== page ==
Yesterday, Troy Hunt
posted a very well written article
showing how account enumeration can cause information disclosure. Essentially, in an attempt to be useful, your site inadvertently tells an attacker who is and isn't a user of your site.
For instance, if you use email address for username, when a user logs in your site has the option to tell them if their email address or password is incorrect. If you are specific: "Email address not found" or "Password incorrect", then account enumeration is possible. I can send my list of 144 million email addresses and a password of 'asdf' to your login page, using ZAP
Fuzzer. Then, those that said the password was incorrect mean that the email WAS correct, and I have a list of valid accounts.
As an aside, 20% of user accounts use the top 100 most popular passwords. If I can bypass your account lockout procedure with timing or parameter tampering, and send those 100 passwords to each of the legit accounts that I have enumerated, I will statistically gain access to one in five. I have tried this four times, and it has worked all four times.
So, anyway, I am here to tell you that simply making sure that you post a 'Your credentials are incorrect' isn't enough., Troy found a really good subtle indicator in his post, and to find those I recommend that you send each response to a comparer - both the failed username and password - to make a bitwise comparison. I have found stylesheets slightly different, an extra linefeed, all kinds of things. But with the prevalence of hashing, I have discovered something even more interesting.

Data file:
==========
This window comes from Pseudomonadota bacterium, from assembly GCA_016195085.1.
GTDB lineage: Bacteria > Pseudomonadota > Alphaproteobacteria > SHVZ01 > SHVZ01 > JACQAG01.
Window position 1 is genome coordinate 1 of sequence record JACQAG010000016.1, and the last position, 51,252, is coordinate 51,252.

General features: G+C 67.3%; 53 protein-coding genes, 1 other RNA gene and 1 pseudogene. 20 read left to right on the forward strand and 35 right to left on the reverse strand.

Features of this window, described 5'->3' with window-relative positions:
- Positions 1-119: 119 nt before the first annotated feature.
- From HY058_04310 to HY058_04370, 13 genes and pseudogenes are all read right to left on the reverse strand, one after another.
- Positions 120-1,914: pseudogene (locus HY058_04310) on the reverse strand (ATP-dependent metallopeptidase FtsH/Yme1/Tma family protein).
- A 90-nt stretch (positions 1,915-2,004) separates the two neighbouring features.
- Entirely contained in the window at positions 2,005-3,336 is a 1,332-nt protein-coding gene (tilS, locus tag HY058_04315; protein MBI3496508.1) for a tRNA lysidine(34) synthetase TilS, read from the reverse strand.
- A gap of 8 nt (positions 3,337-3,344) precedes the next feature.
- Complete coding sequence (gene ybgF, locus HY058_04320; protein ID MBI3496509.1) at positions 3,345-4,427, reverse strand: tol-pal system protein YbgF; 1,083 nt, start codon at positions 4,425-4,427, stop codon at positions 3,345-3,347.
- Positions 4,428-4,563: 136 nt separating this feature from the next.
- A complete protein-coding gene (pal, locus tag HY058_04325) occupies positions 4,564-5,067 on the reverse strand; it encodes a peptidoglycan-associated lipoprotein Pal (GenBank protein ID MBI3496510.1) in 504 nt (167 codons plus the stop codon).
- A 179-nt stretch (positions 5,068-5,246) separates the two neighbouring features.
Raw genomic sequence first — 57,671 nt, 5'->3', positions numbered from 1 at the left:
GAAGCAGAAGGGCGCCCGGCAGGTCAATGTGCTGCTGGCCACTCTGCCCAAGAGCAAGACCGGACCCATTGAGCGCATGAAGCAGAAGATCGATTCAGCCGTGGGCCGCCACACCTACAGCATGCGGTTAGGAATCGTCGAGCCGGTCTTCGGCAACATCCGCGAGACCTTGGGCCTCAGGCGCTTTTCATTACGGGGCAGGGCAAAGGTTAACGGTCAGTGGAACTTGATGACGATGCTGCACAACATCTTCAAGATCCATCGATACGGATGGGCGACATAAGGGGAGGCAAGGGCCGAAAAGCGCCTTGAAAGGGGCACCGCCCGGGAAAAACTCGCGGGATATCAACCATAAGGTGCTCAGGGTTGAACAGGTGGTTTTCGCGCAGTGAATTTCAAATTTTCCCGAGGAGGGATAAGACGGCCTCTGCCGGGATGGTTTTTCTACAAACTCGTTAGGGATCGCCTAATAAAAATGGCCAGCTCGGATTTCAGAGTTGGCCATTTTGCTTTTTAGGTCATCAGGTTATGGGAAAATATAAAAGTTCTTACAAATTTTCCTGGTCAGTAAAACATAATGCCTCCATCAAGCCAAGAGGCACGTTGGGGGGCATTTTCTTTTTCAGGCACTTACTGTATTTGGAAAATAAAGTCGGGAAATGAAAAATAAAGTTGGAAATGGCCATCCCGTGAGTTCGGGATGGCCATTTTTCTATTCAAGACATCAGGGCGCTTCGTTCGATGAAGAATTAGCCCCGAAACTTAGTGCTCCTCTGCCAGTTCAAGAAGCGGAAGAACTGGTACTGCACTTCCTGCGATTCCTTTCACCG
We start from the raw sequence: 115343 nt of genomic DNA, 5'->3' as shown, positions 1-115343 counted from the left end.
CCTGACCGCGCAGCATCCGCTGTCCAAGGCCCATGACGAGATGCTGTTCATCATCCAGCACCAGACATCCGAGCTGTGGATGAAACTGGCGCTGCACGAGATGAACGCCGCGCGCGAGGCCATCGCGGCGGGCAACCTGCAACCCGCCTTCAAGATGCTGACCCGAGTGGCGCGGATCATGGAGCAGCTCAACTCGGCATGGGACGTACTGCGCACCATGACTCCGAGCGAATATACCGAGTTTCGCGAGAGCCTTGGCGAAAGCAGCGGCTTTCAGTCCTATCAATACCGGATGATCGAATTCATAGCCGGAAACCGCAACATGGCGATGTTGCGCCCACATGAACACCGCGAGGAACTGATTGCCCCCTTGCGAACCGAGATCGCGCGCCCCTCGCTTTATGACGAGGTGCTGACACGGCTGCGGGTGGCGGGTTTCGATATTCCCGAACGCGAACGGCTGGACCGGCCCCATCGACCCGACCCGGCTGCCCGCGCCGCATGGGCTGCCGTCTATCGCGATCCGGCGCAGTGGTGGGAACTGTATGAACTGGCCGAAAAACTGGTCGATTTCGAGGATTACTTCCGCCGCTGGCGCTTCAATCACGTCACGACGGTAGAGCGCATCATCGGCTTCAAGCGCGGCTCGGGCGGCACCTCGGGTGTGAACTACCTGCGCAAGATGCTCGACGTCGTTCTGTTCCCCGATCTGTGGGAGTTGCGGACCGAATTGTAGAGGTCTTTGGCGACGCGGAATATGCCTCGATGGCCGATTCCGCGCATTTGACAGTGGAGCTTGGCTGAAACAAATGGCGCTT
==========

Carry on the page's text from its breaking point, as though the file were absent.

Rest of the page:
"But Hashing, Bill? I thought hashing passwords was a good thing!!"
You are right.
Let's look at a login procedure. In the POST action, you have something that looks a little like this:
user = LookupUser(username)
if user then:
if hash = user.hash then:
Follow me? If the user exists then hash the password and compare. Seems like a pretty sensible model.
There is a problem, and I discovered it because I usually run tests with F12 tools loaded up. When I passed in the wrong username, the response took about 100 milliseconds. If I passed in the right username and the wrong password, the response took around 500 milliseconds. The time it took to hash that password resulted in account enumeration.
So I tossed my list of email addresses against it with a password of "password". Those that took 100 milliseconds I discarded. Those that took 500 milliseconds were valid accounts.
What's the takehome from this? Well first, get a application vulnerability analysis from a qualified auditor. These things are hard to find. Second, very carefully review the code for your login procedure. For the average attacker, this is the only page that is available for attack. Don't give away the freebies.